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Against the hopes pinned on one’s future,
Most any prince is rarely ever matched fairly.
Even more challenging to be paired with such a lass
Whose hair requires more than a little letting down.

Thanks very much, Wendy. I keep thinking lately how much I'd like to string an elaborate wig with strange accessories: miniature birdcages, etc. So I was interested in twisting that up in the idea of Rapunzel as captive -by- her hair and that constriction reinforced within the strange debris strung in it.

So many things turned out right
my childhood should be a dream
blurry in adulthood's half-light.
But the muscles of my neck never forgot
the coiffure carried was just another's scheme,
what wore love's ribbons simply a plot.

By the way, this was my third attempt at a post; I don't think Typepad is letting folks post just using their email + URL.

Oh my, what an amazing group visits here! Such variety, such pathos, such and so much feeling! Still...I really think nothing tops "Hair today, gone tomorrow"--It wiped every scenario I was entertaining right off my mind files, to my blessed relief. Maybe tomorrows challenge will catch me conscious again :->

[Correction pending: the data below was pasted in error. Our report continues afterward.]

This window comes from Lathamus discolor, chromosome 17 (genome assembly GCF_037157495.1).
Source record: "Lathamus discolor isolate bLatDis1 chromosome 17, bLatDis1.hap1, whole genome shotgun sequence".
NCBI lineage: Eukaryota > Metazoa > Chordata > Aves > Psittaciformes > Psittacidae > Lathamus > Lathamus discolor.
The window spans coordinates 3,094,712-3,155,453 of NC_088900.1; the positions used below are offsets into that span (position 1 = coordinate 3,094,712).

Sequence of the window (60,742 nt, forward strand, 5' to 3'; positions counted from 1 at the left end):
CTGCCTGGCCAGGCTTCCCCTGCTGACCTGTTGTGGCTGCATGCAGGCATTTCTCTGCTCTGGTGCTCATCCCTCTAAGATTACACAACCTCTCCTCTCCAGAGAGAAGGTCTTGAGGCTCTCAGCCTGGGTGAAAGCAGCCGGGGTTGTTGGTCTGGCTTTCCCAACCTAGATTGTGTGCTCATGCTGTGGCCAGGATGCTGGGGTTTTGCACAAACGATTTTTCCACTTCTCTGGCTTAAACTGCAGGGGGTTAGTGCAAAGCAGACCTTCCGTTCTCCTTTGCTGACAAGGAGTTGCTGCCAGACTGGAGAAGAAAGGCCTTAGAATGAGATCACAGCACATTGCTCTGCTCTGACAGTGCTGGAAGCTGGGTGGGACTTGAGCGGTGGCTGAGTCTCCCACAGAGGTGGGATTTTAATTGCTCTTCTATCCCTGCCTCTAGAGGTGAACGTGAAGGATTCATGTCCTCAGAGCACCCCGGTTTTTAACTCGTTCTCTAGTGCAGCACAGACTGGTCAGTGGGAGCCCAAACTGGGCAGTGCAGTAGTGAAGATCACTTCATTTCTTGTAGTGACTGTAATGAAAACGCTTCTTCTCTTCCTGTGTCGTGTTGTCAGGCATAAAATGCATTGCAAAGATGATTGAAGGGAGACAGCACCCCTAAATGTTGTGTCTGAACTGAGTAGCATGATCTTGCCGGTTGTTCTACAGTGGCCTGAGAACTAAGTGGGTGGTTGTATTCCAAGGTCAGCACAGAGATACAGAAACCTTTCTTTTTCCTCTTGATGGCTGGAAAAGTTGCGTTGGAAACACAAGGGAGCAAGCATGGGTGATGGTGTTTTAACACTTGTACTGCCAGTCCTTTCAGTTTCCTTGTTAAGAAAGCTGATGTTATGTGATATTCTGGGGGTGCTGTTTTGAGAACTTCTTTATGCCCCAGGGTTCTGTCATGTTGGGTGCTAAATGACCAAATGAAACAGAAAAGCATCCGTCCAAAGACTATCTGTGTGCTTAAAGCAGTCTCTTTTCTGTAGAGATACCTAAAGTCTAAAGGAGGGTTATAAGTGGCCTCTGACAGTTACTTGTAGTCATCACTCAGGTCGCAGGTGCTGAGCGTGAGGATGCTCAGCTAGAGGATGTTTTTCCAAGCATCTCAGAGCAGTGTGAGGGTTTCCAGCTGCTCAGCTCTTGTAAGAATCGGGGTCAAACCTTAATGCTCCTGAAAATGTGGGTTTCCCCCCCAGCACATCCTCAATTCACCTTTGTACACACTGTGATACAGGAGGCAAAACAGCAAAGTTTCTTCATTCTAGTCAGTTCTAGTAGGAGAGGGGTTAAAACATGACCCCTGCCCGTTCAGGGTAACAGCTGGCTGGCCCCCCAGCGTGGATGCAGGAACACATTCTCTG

i wrote this two years ago as a sort of thank you to the amazing cat valente, but truly it applies to terri & all the mythic arts community as a whole.

RAPUNZEL SPEAKS


and

your words
are like her hair, smooth but for
the snarls: handholds,
one phrase here, another there,
pause and then return to climbing

through

your words,
each a snake or ladder to
slide down: the prison stands no more -
bricks turn to lines and stones
to letters then

a voice,

your words
open the window to worlds
and words from her alone: the first,
a poem, a note,
a rapunzel speaks and

changes

her words
to sky, not floor, not walls nor
ceiling: an open door
instead, a path -
a maze - a story of her own.

The Hag and I

The Hag and I,
For a living
We make rampion salads and spin gold.
To pass the time
she tells me tales,
Of her sister‘s
love for mirrors,
or of her aunt’s cottage of candy,
I listen while I chop the herbs and vegetables,
But only she mixes the spices,
Secret, scented, seductive.

When I spin endless reams, she says
‘Careful, do not prick yourself,
Like niece Beauty did,
We really cannot afford a hundred year sleep.
Times are tough and even gold spun by a maiden
Has few takers’.

When she goes to the village,
I look out into clouds.
Far below,
Peasants and nobleman pass,
Look up furtively, hurriedly,
I wave but no one waves back.

In the evenings, I throw down a rope
Of gold,
And the Hag climbs up,
Takes out her pouch
Counts out the copper,
Dines on unsold salad,
And then it’s time to spin again.

‘This evening’s tale is about my brother Rumple’,
‘Stop me if you have heard it before’.
Nimble and swift, her bony fingers spin,
Fine threads of gold,
And I see,
Moistness and tenderness,
In old wrinkled eyes.